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Veterans in High Demand: The Value of Military Experience in the IT Industry

Riddle me this.

A man walks into a bar. He calls for a drink for an airman, a husband, a father, a high school basketball coach, and a Unified Communications (UC) manager. How many drinks does the bartender pour?

1.

Just one.

One man embodies the capabilities of all these professions. With mad skills earned during six years of service in the US Air Force, he demonstrates the principles of teamwork with ego-centric high school athletes, has raised a family, and was initiated into private-sector IT management with a 36-hour straight UC integration project at a client site.

Listen in on how Rick Shear, TBC’s Unified Communications Practice Manager, credits his US Air Force training for the skills necessary to empower his personal and professional life with conviction, grace, and humility. Sporting an on-trend crew cut, Rick is a man on a mission using teamwork, leadership, a passion for IT, and years of Unified Communication experience to support client success.

   

 

The Value of the Mission

The IT profession mirrors military service—both require incredible stamina and fortitude to complete the mission despite adverse conditions. Just like when military personnel are drop-shipped into hostile territory for an assignment, MSP teams arrive at unsecured and sometimes chaotic client environments on a mission to streamline operations and improve the functionality of critical IT infrastructure.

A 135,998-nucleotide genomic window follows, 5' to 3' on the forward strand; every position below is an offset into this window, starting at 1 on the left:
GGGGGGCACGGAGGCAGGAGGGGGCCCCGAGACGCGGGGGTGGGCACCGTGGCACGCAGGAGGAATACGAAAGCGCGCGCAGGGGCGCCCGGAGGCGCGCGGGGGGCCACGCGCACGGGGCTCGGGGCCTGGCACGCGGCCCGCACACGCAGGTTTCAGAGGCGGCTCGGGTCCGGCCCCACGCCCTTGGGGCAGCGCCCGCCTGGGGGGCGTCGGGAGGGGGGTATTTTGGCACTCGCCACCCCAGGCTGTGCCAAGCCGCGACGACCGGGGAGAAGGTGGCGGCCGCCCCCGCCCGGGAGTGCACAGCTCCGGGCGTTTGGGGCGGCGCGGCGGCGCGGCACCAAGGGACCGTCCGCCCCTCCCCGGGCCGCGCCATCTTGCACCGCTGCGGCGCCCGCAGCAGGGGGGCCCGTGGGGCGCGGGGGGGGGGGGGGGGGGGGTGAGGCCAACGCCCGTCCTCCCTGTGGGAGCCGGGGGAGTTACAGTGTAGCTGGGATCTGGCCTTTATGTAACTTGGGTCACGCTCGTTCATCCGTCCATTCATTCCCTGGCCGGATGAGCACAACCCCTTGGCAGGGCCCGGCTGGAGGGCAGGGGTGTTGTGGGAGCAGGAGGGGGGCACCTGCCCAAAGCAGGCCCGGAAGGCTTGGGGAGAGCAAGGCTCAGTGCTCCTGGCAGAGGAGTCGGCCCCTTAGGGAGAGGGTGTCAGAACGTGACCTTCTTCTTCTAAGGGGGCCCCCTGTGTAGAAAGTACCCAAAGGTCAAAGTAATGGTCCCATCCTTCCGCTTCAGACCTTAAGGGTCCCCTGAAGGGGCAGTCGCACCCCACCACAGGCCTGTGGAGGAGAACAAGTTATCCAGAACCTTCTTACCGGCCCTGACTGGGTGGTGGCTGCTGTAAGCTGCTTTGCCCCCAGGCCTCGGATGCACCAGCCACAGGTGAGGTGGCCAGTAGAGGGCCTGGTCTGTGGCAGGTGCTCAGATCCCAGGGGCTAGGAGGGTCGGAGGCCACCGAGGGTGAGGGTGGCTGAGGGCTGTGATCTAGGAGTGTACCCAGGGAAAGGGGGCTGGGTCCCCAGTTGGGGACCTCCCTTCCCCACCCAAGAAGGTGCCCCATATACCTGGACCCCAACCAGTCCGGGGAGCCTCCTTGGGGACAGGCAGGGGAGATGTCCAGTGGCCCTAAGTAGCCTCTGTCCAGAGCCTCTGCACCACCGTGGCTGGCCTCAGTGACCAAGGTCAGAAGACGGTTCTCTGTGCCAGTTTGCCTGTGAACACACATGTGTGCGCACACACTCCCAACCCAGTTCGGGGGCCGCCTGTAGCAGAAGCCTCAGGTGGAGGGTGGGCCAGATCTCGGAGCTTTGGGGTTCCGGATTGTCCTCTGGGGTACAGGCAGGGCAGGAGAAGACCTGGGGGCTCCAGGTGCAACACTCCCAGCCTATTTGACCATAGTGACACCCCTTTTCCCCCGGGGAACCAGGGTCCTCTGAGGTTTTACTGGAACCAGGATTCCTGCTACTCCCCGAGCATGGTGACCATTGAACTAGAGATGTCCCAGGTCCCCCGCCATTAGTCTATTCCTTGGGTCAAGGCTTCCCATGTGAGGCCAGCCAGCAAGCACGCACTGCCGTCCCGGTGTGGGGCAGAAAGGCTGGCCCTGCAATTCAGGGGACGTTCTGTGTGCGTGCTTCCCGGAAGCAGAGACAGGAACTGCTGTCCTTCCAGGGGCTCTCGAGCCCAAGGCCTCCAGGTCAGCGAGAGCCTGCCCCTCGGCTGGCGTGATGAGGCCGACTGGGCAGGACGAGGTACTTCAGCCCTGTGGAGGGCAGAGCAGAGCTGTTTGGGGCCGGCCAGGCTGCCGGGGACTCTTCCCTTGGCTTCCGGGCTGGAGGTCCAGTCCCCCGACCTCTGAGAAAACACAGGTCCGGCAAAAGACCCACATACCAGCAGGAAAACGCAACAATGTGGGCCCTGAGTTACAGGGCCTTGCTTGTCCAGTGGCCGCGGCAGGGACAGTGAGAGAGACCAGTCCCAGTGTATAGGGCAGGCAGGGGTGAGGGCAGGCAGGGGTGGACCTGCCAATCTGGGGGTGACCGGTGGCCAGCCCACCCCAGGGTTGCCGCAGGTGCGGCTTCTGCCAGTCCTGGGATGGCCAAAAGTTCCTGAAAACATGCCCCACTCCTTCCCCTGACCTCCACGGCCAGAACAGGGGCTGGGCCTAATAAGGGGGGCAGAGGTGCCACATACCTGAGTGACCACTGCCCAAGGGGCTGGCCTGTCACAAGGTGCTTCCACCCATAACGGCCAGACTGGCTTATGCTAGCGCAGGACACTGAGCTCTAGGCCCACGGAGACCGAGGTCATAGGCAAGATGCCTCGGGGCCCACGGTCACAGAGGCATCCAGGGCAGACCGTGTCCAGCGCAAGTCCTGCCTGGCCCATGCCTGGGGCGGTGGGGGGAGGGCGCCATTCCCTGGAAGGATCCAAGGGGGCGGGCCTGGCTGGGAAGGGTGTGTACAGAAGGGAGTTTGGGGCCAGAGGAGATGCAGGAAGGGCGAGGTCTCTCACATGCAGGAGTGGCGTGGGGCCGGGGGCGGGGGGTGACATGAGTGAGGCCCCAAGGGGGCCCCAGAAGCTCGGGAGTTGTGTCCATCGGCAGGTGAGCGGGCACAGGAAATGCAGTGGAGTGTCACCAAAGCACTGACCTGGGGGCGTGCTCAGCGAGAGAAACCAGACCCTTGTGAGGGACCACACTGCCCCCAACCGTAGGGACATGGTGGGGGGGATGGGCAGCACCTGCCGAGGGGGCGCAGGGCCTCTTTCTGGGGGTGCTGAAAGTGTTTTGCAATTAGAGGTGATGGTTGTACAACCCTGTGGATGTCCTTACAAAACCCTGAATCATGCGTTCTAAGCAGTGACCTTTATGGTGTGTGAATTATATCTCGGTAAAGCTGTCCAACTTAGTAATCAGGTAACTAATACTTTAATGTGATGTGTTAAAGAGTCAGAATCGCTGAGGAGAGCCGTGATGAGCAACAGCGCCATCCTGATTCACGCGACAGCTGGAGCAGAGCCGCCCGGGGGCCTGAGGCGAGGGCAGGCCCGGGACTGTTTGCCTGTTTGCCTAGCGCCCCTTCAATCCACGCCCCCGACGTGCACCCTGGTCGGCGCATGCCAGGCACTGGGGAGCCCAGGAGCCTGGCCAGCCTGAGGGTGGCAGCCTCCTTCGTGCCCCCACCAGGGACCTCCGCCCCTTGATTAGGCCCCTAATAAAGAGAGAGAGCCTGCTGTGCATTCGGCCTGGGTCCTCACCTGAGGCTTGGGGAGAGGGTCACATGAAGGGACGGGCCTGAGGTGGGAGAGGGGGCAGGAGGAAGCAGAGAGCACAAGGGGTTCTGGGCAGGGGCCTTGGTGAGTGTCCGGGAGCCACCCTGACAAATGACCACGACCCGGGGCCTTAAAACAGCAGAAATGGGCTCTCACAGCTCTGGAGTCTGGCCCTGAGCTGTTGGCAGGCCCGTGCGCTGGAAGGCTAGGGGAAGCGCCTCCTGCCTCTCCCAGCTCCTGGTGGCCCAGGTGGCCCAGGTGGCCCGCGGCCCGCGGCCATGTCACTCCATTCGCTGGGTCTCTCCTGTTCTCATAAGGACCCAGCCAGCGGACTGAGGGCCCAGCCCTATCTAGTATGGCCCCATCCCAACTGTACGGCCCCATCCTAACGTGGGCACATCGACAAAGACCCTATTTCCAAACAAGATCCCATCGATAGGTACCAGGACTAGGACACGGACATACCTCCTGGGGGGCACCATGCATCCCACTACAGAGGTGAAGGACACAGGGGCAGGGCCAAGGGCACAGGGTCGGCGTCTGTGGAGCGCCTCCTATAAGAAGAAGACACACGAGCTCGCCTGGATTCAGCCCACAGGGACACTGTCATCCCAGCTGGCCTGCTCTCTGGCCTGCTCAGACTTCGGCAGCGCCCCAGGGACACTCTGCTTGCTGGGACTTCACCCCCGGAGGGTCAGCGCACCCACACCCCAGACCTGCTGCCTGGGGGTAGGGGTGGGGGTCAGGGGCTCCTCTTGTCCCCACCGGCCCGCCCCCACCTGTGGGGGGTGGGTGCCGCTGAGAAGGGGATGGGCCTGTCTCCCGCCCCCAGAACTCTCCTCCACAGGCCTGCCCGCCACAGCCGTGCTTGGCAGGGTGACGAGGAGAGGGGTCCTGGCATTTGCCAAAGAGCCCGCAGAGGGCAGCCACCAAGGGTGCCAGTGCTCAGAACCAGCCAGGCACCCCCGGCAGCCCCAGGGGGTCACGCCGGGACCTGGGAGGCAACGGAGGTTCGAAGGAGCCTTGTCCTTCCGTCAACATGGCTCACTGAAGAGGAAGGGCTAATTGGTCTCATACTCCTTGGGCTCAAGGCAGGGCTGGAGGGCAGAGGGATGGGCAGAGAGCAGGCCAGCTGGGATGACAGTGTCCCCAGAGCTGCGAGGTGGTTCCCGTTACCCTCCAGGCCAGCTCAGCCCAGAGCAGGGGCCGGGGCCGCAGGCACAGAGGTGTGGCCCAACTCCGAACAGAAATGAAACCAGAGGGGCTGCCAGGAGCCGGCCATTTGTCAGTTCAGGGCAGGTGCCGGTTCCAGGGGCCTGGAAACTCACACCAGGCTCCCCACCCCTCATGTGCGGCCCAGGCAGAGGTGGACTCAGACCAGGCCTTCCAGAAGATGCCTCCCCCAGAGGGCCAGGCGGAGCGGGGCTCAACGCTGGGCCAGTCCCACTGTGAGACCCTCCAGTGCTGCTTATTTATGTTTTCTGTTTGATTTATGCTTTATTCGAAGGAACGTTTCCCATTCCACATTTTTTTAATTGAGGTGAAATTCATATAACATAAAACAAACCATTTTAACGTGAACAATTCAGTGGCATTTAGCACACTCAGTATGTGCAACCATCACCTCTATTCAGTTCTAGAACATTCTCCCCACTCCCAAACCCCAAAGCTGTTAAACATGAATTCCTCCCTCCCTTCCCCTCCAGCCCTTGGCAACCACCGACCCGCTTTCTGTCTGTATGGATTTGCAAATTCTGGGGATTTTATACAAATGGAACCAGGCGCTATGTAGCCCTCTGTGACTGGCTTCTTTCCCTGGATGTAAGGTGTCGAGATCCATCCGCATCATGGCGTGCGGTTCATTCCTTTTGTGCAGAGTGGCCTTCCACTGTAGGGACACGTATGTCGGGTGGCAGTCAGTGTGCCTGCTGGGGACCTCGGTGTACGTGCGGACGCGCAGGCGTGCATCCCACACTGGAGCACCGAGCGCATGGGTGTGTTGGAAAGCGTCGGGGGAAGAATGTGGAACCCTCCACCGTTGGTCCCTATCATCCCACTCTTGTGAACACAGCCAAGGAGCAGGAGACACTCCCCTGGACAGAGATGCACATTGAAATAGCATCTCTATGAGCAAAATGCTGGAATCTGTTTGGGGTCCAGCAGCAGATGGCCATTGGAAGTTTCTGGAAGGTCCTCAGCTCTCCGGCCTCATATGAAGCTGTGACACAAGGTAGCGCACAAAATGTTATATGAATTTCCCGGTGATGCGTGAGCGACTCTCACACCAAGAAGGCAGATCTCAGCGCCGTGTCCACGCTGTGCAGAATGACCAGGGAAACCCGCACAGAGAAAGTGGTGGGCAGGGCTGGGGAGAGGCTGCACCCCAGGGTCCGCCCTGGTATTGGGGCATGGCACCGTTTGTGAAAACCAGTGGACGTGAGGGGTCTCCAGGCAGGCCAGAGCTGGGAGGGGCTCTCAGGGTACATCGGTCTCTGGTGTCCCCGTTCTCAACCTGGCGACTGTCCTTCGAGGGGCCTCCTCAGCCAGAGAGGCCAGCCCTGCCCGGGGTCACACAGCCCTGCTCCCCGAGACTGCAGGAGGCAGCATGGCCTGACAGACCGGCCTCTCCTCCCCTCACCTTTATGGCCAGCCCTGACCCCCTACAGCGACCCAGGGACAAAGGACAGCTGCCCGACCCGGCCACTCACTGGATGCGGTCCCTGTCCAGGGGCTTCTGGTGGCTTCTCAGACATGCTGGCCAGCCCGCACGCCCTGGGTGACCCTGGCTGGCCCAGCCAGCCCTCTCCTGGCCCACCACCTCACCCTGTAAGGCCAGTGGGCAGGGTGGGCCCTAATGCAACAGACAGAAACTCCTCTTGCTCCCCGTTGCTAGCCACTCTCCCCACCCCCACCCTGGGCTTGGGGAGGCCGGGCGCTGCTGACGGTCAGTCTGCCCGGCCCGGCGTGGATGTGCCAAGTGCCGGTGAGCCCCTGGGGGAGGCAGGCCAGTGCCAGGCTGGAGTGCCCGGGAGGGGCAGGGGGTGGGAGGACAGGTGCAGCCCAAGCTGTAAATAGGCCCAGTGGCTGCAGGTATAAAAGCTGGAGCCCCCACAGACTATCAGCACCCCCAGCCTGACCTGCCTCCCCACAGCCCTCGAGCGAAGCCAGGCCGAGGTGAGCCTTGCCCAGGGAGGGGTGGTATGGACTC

Completing the mission requires the ability to clearly communicate, plan, perform under pressure, rely on the skill sets of all team members, address challenges, and never quit before the job is done. There is no room for cowardice or dissension--that will cost the entire team valuable resources and the client's confidence.

A mission is a unifying experience, one where an individual's contributions are woven into the team's success. The ability to learn and lead, skills gained in boot camp and in life, help IT teams approach challenges and adhere to a chain of command. But mistakes do happen, and response and recovery protocols must be implemented. And once the smoke clears, there is a mission debrief or 'lessons learned' session to discuss, evaluate and learn from the experience. That is why building processes into IT delivery is so essential for success.

Cybersecurity is war whether you are in the military or the private sector. Battles are fought to protect privacy, critical infrastructure, and business operations each day. Strong leaders fight for their teams and keep lines of communication clear for open and honest discussions to complete projects and missions. MSPs need strong IT teams to fulfill the mission of protecting client environments. And while cybersecurity may focus on protecting industry dollars, leaders commit to risk avoidance and protecting customer data with robust cybersecurity strategy.

The Value of the Cog

Being a 'cog in the machine' has a negative connotation. But it really shouldn't. Everyone is a cog, answerable to someone--as part of an athletic team, family, or business. Even a general is accountable to someone. Cogs not only provide back-end support for heroic deeds, but teamwork will accomplish far more than an individual can. And Rick reminds us, "the faster you learn what a team is, what a true team is, the faster you get out of boot camp."